How to Integrate Emotions in Dialogues With Pedagogic Conversational Agents to Teach Programming to Children

How to Integrate Emotions in Dialogues With Pedagogic Conversational Agents to Teach Programming to Children

Elizabeth Katalina Morales-Urrutia (Universidad Técnica de Ambato, Ecuador), Jose Miguel Ocaña (Ejército Ecuatoriano, Spain) and Diana Pérez-Marín (Universidad Autónoma de Madrid and Universidad Rey Juan Carlos, Spain)
DOI: 10.4018/978-1-7998-3355-0.ch004

Abstract

Pedagogic conversational agents are interactive systems that allow students to dialogue with them about a certain domain to learn. PCAs have been used in multiple domains from pre-primary education to university, in roles such as teacher, student, or companion. In this chapter, Alcody, a PCA to teach programming to children, is enhanced with a new proposal to manage emotions in the dialogue with students. The goal is that when children are learning to program, Alcody can help them with the emotions associated to the learning. Six emotions have been integrated into Alcody: happiness, anger, sadness, fear, surprise, and disgust. A description of how a PCA to teach programming can modify its face and verbal expressions according to the emotion detected in the student. This is given for any other researcher that would like to incorporate emotions in dialogues between PCAs and students.
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Introduction

A Pedagogic Conversational Agent (PCA) can be viewed as a computer system that interacts with a student in a natural language to learn about a certain domain (Johnson, Rickel, & Lester, 2000). Such agents can assume the role of a lecturer, instructor, tutor, or even of a peer student. One of the first sample PCAs in the role of teacher was Herman the Bug (Lester, Converse, Kahler, Barlow, Stone & Bhogal, 1997), in the role of student was Betty (Biswas, Roscoe, Jeong & Sulcer, 2009), and in the role of companion was Jake & Jane (Arroyo, Woolf, Royer, & Tai, 2009), which incorporated some basic affective interaction.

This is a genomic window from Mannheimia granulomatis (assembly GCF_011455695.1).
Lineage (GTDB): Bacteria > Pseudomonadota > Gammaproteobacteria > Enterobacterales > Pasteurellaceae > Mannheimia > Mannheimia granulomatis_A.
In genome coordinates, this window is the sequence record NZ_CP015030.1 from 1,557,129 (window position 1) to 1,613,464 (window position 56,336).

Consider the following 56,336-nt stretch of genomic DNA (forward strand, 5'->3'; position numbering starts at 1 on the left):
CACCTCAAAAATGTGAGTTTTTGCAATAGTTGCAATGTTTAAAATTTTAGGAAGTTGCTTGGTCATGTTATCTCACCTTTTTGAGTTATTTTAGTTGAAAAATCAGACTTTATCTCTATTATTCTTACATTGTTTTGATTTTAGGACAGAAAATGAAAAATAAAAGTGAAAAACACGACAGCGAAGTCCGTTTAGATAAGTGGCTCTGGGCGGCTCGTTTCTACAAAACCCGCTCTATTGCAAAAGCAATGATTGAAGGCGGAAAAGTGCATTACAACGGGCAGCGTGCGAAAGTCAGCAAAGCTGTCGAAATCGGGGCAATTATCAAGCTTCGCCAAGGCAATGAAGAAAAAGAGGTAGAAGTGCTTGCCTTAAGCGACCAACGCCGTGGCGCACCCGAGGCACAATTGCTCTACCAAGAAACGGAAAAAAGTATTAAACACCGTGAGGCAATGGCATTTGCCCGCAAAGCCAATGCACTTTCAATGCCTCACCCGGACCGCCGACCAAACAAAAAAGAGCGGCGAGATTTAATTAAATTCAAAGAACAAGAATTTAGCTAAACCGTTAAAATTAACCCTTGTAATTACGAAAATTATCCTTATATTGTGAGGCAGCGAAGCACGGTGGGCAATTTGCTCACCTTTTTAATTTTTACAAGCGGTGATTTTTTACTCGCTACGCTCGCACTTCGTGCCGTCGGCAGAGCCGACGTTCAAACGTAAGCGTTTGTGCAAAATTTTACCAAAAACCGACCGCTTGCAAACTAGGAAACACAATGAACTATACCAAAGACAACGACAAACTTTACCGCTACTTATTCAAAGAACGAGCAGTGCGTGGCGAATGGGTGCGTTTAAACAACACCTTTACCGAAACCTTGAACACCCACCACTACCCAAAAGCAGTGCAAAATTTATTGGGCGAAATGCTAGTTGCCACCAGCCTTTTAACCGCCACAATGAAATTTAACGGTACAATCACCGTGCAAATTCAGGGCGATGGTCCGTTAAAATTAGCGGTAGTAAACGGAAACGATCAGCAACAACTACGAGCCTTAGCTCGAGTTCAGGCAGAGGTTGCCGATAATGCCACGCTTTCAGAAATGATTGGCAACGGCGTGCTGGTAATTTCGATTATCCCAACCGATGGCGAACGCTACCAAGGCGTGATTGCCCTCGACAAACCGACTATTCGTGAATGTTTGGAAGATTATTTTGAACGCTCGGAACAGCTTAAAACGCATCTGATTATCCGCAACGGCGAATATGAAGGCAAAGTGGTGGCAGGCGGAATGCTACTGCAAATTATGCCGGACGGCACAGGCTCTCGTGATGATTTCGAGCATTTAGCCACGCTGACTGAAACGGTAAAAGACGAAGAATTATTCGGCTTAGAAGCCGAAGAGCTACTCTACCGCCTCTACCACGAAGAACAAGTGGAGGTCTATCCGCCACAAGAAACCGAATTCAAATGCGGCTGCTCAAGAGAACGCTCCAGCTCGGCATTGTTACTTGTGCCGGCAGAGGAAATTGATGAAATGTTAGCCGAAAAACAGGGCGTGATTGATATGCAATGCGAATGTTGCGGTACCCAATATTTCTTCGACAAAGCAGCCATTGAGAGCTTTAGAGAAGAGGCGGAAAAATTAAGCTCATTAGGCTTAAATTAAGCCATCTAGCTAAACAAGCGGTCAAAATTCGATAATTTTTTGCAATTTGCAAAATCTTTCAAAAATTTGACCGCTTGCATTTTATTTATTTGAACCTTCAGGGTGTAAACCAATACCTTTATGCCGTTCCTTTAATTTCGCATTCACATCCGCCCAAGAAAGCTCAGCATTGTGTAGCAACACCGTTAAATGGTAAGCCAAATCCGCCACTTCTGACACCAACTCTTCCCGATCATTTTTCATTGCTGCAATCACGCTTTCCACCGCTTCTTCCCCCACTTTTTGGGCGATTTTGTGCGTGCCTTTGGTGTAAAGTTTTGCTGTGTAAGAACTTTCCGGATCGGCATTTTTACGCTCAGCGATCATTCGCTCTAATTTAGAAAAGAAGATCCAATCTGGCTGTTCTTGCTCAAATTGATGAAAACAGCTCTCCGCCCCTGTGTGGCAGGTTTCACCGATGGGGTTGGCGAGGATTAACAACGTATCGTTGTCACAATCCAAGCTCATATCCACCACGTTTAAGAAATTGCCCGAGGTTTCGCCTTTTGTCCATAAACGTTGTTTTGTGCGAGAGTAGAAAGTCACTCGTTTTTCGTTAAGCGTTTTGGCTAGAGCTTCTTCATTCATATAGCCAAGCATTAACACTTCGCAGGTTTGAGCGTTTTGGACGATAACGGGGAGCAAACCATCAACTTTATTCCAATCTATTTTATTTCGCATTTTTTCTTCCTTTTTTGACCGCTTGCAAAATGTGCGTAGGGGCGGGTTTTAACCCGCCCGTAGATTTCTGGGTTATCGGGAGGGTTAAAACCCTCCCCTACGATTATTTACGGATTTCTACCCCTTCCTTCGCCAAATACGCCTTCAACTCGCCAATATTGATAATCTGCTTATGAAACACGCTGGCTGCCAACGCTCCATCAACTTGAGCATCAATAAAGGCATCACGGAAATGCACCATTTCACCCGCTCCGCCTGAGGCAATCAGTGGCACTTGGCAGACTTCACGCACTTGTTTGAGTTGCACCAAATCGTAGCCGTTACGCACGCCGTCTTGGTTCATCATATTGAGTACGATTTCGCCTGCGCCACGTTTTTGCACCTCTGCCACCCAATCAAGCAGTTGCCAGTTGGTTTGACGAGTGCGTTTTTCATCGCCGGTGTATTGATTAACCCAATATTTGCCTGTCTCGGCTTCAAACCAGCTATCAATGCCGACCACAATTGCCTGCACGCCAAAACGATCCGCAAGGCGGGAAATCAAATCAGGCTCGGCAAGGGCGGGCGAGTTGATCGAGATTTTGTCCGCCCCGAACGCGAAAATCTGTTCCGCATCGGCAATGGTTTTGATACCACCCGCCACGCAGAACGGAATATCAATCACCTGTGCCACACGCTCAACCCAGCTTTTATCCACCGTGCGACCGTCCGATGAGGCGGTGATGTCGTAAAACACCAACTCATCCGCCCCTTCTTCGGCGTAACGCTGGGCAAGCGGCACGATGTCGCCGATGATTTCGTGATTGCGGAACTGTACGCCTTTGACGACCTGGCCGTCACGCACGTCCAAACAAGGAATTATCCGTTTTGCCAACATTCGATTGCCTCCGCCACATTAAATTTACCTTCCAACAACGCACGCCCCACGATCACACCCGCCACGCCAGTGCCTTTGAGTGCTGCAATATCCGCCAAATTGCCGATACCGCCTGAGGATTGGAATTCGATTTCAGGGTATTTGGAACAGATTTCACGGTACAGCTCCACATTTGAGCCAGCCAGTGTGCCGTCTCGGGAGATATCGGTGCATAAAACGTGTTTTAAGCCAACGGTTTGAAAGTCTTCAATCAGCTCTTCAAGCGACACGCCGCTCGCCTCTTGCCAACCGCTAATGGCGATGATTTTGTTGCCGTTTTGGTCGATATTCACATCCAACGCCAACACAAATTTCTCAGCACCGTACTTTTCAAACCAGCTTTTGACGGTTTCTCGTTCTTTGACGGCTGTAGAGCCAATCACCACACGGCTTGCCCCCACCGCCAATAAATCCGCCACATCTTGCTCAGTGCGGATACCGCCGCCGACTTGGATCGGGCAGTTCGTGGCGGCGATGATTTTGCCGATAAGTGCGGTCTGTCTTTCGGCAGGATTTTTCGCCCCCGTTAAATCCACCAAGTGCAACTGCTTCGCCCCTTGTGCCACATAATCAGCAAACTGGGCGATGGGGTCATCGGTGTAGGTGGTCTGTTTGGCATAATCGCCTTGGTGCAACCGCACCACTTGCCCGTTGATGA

Figure 1.

Snapshot of JARO (source: Pérez-Marín & Caballero, 2013)

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The use of PCAs has proved to have benefits for education. One reported benefit is “the Persona Effect,” which is described as the presence of an interactive agent in an educational computer environment that has a positive influence in the students’ perception of their learning experience (Lester et al. 1997). Another reported benefit is “the Proteus Effect,” according to which students are motivated to achieve the features of the agents and become more like them (Bailenson, Yee, Blascovich, & Guadagno, 2008; Yee & Bailenson, 2007). Finally, another reported benefit is “the Protégé Effect,” in which students can make greater efforts to teach their conversation agents than to study on their own (Chase, Chin, Oppezzo & Schwartz, 2009).

Previous work with agents such as JARO (Pérez-Marín & Caballero, 2013) show the viability of designing agents that dialogue with the students to learn about a certain domain. JARO was friendly and good evaluated in a proof-of-concept experiment with adults. However, in the last decades, advances in natural language dialogue, affective computing, machine learning, virtual environments, and robotics are making possible to design enhanced versions of PCAs with a higher potential impact on education (Johnson & Lester, 2018).